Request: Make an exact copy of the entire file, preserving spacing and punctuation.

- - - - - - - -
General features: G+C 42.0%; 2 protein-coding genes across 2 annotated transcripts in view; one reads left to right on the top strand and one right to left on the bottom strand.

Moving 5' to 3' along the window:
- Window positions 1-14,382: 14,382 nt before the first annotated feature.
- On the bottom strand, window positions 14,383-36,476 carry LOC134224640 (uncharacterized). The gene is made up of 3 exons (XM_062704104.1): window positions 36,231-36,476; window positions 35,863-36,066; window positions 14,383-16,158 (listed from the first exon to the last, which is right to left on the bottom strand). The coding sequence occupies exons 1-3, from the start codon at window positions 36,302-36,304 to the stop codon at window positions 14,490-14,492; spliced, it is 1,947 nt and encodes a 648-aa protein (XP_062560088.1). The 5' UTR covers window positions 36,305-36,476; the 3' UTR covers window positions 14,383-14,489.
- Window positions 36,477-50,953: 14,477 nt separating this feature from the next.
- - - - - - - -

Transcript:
General features: G+C 42.0%; 2 protein-coding genes across 2 annotated transcripts in view; one reads left to right on the top strand and one right to left on the bottom strand.

Moving 5' to 3' along the window:
- Window positions 1-14,382: 14,382 nt before the first annotated feature.
- On the bottom strand, window positions 14,383-36,476 carry LOC134224640 (uncharacterized). The gene is made up of 3 exons (XM_062704104.1): window positions 36,231-36,476; window positions 35,863-36,066; window positions 14,383-16,158 (listed from the first exon to the last, which is right to left on the bottom strand). The coding sequence occupies exons 1-3, from the start codon at window positions 36,302-36,304 to the stop codon at window positions 14,490-14,492; spliced, it is 1,947 nt and encodes a 648-aa protein (XP_062560088.1). The 5' UTR covers window positions 36,305-36,476; the 3' UTR covers window positions 14,383-14,489.
- Window positions 36,477-50,953: 14,477 nt separating this feature from the next.